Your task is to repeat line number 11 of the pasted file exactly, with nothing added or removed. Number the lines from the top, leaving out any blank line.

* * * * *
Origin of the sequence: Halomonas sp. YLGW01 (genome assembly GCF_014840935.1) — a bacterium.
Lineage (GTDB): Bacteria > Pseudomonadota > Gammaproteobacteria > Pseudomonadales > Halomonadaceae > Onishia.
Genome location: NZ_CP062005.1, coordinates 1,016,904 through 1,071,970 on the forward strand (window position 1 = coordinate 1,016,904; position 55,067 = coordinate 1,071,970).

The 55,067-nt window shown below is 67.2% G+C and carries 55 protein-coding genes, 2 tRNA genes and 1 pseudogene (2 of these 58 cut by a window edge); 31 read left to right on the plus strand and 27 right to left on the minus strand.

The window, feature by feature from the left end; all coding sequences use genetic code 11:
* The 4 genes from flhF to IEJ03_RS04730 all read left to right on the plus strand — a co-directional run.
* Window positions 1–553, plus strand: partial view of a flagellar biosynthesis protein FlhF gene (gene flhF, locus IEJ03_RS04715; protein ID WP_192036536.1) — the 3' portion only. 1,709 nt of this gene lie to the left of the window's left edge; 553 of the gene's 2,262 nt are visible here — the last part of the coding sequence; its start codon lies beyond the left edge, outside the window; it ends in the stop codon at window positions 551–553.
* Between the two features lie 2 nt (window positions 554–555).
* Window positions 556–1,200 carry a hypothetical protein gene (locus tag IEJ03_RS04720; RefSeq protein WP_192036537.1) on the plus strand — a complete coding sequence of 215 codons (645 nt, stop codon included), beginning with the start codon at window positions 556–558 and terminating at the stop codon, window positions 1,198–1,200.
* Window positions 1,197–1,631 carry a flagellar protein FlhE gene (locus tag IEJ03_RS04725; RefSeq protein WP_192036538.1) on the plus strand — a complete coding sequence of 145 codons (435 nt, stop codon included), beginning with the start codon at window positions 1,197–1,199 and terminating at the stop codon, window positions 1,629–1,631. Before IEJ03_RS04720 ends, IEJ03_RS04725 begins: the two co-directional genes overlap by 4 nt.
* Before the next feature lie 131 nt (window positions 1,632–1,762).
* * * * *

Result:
* Before the next feature lie 131 nt (window positions 1,632–1,762).